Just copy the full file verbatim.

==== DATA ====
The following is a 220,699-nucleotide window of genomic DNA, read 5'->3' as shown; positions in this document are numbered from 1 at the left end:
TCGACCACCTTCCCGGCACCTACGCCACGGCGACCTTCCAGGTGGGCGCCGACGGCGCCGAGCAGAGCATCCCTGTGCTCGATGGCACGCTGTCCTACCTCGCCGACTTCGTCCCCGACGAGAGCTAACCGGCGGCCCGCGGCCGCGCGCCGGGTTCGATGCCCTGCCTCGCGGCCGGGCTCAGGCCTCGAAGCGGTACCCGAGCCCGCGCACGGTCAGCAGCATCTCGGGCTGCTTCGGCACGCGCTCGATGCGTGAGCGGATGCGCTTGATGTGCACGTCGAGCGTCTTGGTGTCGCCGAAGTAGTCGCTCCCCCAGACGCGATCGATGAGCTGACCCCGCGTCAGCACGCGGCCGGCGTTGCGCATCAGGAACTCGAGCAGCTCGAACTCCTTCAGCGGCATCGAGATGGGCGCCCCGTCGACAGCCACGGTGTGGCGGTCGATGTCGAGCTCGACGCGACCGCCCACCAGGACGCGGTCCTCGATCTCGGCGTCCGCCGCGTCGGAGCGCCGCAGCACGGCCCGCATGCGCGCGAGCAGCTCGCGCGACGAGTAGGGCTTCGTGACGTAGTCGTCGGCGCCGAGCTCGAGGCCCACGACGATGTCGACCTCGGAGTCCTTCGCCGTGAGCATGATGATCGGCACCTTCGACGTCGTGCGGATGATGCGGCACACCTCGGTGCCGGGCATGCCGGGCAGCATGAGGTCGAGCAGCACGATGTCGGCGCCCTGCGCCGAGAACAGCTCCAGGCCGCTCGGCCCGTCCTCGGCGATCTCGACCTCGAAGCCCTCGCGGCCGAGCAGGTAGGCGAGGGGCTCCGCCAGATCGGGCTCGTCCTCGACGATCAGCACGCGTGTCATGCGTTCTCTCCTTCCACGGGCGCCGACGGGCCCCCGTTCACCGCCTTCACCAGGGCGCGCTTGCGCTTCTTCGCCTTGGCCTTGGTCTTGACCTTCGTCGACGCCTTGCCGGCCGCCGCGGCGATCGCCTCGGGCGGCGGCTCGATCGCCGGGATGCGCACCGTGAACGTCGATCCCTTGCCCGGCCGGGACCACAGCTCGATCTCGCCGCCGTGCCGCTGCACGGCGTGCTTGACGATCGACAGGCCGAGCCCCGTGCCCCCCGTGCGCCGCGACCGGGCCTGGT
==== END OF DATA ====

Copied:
The following is a 220,699-nucleotide window of genomic DNA, read 5'->3' as shown; positions in this document are numbered from 1 at the left end:
TCGACCACCTTCCCGGCACCTACGCCACGGCGACCTTCCAGGTGGGCGCCGACGGCGCCGAGCAGAGCATCCCTGTGCTCGATGGCACGCTGTCCTACCTCGCCGACTTCGTCCCCGACGAGAGCTAACCGGCGGCCCGCGGCCGCGCGCCGGGTTCGATGCCCTGCCTCGCGGCCGGGCTCAGGCCTCGAAGCGGTACCCGAGCCCGCGCACGGTCAGCAGCATCTCGGGCTGCTTCGGCACGCGCTCGATGCGTGAGCGGATGCGCTTGATGTGCACGTCGAGCGTCTTGGTGTCGCCGAAGTAGTCGCTCCCCCAGACGCGATCGATGAGCTGACCCCGCGTCAGCACGCGGCCGGCGTTGCGCATCAGGAACTCGAGCAGCTCGAACTCCTTCAGCGGCATCGAGATGGGCGCCCCGTCGACAGCCACGGTGTGGCGGTCGATGTCGAGCTCGACGCGACCGCCCACCAGGACGCGGTCCTCGATCTCGGCGTCCGCCGCGTCGGAGCGCCGCAGCACGGCCCGCATGCGCGCGAGCAGCTCGCGCGACGAGTAGGGCTTCGTGACGTAGTCGTCGGCGCCGAGCTCGAGGCCCACGACGATGTCGACCTCGGAGTCCTTCGCCGTGAGCATGATGATCGGCACCTTCGACGTCGTGCGGATGATGCGGCACACCTCGGTGCCGGGCATGCCGGGCAGCATGAGGTCGAGCAGCACGATGTCGGCGCCCTGCGCCGAGAACAGCTCCAGGCCGCTCGGCCCGTCCTCGGCGATCTCGACCTCGAAGCCCTCGCGGCCGAGCAGGTAGGCGAGGGGCTCCGCCAGATCGGGCTCGTCCTCGACGATCAGCACGCGTGTCATGCGTTCTCTCCTTCCACGGGCGCCGACGGGCCCCCGTTCACCGCCTTCACCAGGGCGCGCTTGCGCTTCTTCGCCTTGGCCTTGGTCTTGACCTTCGTCGACGCCTTGCCGGCCGCCGCGGCGATCGCCTCGGGCGGCGGCTCGATCGCCGGGATGCGCACCGTGAACGTCGATCCCTTGCCCGGCCGGGACCACAGCTCGATCTCGCCGCCGTGCCGCTGCACGGCGTGCTTGACGATCGACAGGCCGAGCCCCGTGCCCCCCGTGCGCCGCGACCGGGCCTGGT